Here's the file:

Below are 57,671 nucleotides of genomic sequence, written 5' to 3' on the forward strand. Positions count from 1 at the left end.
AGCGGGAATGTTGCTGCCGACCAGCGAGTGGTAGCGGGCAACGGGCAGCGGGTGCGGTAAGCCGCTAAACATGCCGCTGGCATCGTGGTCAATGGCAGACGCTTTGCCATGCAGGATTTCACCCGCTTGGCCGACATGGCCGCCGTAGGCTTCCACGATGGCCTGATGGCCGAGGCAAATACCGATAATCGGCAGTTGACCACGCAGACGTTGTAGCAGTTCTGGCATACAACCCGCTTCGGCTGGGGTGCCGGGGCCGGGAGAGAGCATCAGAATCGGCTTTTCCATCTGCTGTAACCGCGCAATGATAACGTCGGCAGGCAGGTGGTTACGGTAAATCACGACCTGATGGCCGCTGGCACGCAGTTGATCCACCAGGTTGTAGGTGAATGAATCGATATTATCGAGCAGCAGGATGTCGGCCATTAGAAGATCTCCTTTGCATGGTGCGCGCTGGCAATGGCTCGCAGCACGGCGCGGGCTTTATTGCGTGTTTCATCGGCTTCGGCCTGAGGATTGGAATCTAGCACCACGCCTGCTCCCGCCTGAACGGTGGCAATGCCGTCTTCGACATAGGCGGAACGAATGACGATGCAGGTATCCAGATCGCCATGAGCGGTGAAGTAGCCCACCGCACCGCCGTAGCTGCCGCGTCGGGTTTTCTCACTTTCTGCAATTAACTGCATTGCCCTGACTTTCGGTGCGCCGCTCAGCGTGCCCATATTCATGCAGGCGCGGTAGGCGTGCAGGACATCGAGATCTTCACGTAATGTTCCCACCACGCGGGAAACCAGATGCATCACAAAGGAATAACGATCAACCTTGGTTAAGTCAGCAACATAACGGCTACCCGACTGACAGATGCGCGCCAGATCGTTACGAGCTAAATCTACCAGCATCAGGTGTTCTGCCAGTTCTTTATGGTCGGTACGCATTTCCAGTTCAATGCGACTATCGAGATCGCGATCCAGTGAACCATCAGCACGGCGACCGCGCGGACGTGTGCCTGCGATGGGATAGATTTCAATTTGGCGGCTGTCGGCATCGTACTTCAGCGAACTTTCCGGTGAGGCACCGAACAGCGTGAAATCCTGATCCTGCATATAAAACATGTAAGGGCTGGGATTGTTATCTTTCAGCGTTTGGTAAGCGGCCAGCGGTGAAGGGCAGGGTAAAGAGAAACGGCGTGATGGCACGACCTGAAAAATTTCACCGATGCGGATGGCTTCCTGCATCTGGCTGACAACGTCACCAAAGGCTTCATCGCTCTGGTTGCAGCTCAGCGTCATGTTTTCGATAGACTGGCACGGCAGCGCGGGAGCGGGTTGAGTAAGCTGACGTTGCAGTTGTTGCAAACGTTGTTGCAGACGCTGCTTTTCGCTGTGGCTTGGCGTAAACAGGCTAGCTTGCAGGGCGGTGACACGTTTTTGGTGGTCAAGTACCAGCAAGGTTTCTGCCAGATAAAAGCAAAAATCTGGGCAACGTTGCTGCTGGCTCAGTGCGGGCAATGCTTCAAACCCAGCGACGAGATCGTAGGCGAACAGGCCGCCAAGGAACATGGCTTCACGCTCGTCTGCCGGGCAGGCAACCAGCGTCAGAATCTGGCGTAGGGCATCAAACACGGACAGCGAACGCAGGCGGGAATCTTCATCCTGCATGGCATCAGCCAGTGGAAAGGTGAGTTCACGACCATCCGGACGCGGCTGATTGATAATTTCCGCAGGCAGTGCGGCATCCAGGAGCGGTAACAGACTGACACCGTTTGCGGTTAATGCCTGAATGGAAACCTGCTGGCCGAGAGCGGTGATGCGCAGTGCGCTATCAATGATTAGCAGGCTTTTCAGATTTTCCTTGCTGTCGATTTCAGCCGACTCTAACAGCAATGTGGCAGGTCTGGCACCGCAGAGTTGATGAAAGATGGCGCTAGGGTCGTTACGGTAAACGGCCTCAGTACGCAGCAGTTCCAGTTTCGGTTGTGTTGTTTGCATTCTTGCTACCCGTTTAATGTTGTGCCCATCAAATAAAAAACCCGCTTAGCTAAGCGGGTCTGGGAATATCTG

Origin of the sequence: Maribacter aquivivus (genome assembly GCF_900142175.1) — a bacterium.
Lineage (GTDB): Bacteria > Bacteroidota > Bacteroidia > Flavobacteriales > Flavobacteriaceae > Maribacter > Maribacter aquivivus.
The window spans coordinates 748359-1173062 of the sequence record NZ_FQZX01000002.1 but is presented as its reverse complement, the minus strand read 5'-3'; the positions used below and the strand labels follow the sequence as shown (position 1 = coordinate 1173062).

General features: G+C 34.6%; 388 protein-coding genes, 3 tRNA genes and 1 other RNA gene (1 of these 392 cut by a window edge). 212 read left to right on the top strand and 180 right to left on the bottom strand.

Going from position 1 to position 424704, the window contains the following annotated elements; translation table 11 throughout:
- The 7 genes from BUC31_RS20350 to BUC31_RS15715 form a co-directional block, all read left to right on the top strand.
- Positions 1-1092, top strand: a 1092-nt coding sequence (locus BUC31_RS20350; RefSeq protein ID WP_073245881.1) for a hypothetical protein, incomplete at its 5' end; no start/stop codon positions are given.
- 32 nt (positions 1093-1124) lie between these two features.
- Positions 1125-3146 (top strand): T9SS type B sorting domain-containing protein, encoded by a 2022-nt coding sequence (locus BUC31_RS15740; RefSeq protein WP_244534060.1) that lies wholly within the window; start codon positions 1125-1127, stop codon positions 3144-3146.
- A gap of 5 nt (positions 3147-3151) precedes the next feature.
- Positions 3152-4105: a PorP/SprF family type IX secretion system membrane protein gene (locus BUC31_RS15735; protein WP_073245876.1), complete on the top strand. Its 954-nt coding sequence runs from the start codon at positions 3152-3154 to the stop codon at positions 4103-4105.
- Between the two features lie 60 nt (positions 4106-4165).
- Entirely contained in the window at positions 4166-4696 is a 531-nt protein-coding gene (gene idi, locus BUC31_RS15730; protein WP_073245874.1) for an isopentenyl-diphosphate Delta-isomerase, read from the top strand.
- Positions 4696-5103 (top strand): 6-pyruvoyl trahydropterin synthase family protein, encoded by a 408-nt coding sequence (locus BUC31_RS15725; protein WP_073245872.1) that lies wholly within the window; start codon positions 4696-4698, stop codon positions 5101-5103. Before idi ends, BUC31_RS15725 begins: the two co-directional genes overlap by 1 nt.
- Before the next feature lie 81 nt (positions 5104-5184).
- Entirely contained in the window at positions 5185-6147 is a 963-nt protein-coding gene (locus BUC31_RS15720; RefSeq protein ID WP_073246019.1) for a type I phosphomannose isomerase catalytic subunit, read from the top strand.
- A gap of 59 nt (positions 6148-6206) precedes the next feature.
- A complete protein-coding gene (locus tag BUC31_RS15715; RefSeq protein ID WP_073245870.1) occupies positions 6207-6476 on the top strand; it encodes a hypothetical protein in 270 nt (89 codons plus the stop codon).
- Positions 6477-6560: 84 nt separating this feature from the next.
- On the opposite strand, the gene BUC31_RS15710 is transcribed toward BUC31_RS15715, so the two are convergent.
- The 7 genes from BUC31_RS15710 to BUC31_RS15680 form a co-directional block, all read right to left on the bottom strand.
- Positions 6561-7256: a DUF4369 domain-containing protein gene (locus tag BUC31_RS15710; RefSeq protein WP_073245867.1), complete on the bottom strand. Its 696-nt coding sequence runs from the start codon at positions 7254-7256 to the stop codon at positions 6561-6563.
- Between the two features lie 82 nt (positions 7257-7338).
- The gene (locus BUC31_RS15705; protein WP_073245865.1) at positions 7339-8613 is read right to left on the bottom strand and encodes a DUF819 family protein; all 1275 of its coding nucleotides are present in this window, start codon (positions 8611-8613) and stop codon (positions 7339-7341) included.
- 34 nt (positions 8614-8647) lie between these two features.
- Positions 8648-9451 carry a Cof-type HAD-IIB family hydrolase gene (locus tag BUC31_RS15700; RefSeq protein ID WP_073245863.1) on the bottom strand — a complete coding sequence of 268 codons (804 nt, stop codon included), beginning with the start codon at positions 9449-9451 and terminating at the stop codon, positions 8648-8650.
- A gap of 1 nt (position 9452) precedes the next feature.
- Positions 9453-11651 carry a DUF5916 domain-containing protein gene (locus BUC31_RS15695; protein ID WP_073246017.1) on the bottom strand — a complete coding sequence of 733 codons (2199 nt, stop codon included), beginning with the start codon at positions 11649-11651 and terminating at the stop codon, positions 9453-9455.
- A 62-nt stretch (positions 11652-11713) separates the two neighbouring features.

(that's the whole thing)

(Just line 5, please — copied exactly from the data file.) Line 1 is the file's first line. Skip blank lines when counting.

The window spans coordinates 748359-1173062 of the sequence record NZ_FQZX01000002.1 but is presented as its reverse complement, the minus strand read 5'-3'; the positions used below and the strand labels follow the sequence as shown (position 1 = coordinate 1173062).